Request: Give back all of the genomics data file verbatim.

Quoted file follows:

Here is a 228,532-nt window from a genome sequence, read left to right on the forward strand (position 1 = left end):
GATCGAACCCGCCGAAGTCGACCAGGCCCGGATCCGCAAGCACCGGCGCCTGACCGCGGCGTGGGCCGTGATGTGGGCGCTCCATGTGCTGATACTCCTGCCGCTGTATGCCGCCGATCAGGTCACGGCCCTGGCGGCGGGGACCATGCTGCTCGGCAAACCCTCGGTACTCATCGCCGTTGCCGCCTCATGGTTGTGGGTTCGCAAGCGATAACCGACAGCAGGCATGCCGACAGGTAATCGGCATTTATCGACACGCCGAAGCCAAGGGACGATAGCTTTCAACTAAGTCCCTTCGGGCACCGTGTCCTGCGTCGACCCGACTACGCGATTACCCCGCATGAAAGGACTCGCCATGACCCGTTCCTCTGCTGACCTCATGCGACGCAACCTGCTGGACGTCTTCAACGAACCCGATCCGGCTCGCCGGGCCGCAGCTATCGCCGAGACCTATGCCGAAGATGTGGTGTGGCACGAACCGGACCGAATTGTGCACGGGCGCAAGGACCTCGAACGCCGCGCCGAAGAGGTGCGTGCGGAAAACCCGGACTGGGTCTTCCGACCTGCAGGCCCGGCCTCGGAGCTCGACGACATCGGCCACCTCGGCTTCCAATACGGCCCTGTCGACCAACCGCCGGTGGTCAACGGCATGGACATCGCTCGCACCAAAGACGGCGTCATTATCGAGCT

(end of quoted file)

Here is a 228,532-nt window from a genome sequence, read left to right on the forward strand (position 1 = left end):
GATCGAACCCGCCGAAGTCGACCAGGCCCGGATCCGCAAGCACCGGCGCCTGACCGCGGCGTGGGCCGTGATGTGGGCGCTCCATGTGCTGATACTCCTGCCGCTGTATGCCGCCGATCAGGTCACGGCCCTGGCGGCGGGGACCATGCTGCTCGGCAAACCCTCGGTACTCATCGCCGTTGCCGCCTCATGGTTGTGGGTTCGCAAGCGATAACCGACAGCAGGCATGCCGACAGGTAATCGGCATTTATCGACACGCCGAAGCCAAGGGACGATAGCTTTCAACTAAGTCCCTTCGGGCACCGTGTCCTGCGTCGACCCGACTACGCGATTACCCCGCATGAAAGGACTCGCCATGACCCGTTCCTCTGCTGACCTCATGCGACGCAACCTGCTGGACGTCTTCAACGAACCCGATCCGGCTCGCCGGGCCGCAGCTATCGCCGAGACCTATGCCGAAGATGTGGTGTGGCACGAACCGGACCGAATTGTGCACGGGCGCAAGGACCTCGAACGCCGCGCCGAAGAGGTGCGTGCGGAAAACCCGGACTGGGTCTTCCGACCTGCAGGCCCGGCCTCGGAGCTCGACGACATCGGCCACCTCGGCTTCCAATACGGCCCTGTCGACCAACCGCCGGTGGTCAACGGCATGGACATCGCTCGCACCAAAGACGGCGTCATTATCGAGCT